In days gone by the role of the Chieftain was to care for the welfare of the Clan in times of war and of peace. Indeed the Chieftain was required in every way to act as the head of a family for in fact the word “Clan” in Gaelic actually means “children”. Fast forward to the present day and every Highland Games has its Chieftain whose job it is to be the ceremonial face of the whole occasion. The Chieftain must be on hand to welcome important guests and to present the prizes to those who have been successful in the competitions. Most importantly, the Chieftain must preside over the opening and closing ceremonies and as such will be seen at the head of the Grand Parade of Pipes and Drums as it proceeds around the field to mark the official opening of the Games. Likewise at the end of the day as the Games flag is lowered and the pipes play to mark the end of another successful day, the Chieftain’s presence is required.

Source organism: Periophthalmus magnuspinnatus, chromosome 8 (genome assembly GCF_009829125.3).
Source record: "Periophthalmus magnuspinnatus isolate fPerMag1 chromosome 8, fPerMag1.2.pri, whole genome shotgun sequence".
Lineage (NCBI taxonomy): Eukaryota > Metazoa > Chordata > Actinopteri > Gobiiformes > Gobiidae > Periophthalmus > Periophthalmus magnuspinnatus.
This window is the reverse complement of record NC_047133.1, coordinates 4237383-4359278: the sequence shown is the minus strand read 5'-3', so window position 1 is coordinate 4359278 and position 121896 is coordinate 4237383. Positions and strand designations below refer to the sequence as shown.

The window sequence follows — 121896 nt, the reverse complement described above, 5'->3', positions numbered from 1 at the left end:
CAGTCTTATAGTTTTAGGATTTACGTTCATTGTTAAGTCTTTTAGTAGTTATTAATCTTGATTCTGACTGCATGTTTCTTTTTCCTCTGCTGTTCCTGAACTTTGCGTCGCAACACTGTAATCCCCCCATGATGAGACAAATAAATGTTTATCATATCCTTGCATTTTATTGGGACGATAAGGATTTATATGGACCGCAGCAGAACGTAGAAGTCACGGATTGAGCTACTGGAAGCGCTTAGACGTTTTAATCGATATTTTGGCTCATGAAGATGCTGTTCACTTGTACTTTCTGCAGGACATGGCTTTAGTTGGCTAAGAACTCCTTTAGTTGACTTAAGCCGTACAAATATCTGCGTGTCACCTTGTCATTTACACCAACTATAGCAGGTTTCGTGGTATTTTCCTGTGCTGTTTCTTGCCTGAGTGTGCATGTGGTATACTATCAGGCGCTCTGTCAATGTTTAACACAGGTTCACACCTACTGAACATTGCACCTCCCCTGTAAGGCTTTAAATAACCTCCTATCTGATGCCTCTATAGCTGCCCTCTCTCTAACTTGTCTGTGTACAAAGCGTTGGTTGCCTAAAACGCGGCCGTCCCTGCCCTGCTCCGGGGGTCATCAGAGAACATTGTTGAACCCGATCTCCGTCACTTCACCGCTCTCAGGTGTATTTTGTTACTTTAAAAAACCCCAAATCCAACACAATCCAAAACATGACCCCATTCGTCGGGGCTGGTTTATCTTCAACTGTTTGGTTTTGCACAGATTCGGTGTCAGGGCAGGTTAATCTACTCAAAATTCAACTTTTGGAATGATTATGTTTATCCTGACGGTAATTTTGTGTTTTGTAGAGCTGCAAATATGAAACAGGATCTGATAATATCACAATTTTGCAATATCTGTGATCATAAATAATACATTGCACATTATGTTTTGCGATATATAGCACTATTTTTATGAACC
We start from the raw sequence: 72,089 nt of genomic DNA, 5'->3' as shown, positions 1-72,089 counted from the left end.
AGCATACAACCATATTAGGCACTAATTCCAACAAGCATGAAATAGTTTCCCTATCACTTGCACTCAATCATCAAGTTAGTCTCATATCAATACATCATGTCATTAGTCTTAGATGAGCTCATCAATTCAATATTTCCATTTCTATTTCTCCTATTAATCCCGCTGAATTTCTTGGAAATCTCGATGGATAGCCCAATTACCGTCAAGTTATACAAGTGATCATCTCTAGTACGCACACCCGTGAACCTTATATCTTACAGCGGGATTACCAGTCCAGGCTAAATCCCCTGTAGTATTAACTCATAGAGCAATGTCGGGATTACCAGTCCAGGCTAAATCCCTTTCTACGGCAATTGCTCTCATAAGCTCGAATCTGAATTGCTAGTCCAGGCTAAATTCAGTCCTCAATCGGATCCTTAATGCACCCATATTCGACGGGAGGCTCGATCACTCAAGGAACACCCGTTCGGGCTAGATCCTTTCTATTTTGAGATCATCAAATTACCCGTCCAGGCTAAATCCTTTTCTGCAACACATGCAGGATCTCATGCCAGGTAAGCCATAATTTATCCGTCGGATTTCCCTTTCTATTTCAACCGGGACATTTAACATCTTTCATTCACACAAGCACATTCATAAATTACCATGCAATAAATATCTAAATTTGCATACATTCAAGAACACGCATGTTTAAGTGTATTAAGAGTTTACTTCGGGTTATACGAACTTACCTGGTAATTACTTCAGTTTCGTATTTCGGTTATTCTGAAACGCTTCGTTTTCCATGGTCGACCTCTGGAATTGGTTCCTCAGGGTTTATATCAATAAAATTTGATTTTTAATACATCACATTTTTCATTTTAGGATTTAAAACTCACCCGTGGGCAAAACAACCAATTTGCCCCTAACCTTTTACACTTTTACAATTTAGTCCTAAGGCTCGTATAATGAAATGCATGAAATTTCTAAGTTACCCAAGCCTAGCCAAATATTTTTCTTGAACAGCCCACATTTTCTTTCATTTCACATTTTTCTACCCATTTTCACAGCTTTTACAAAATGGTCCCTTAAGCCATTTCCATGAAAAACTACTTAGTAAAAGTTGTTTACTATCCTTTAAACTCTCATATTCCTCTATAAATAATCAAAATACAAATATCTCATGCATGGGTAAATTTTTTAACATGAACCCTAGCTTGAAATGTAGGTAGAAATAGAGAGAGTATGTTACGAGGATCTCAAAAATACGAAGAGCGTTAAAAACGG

Given the importance of the role, it is a great honour to be chosen by a community to be Chieftain of the Highland Games.

Our Chieftain today, for the second year, is William Owen. William moved to the Glen in 1972 when his late father was appointed as our local policeman. From the family home in Balmacaan Road right beside the Games field, William (or Willie as he is universally known in the village) has attended almost every Games Day. Since the age of 14, being a big lad, he has been involved in helping with the task of setting up the park for our big occasion.

Persuaded to join the Games Committee at the age of 22 by our then Secretary Robert Macdonald, Willie soon found his niche, along with Ronnie Ross and the late Tom MacDiarmid, in helping to organise the Heavy events. As a younger man he also regularly competed in the local Heavy competitions.

Since then Willie has been, with the exception of a single year when illness prevented him, a familiar figure on our Games field – and we are delighted once again to welcome him on to Blairbeg as our Chieftain.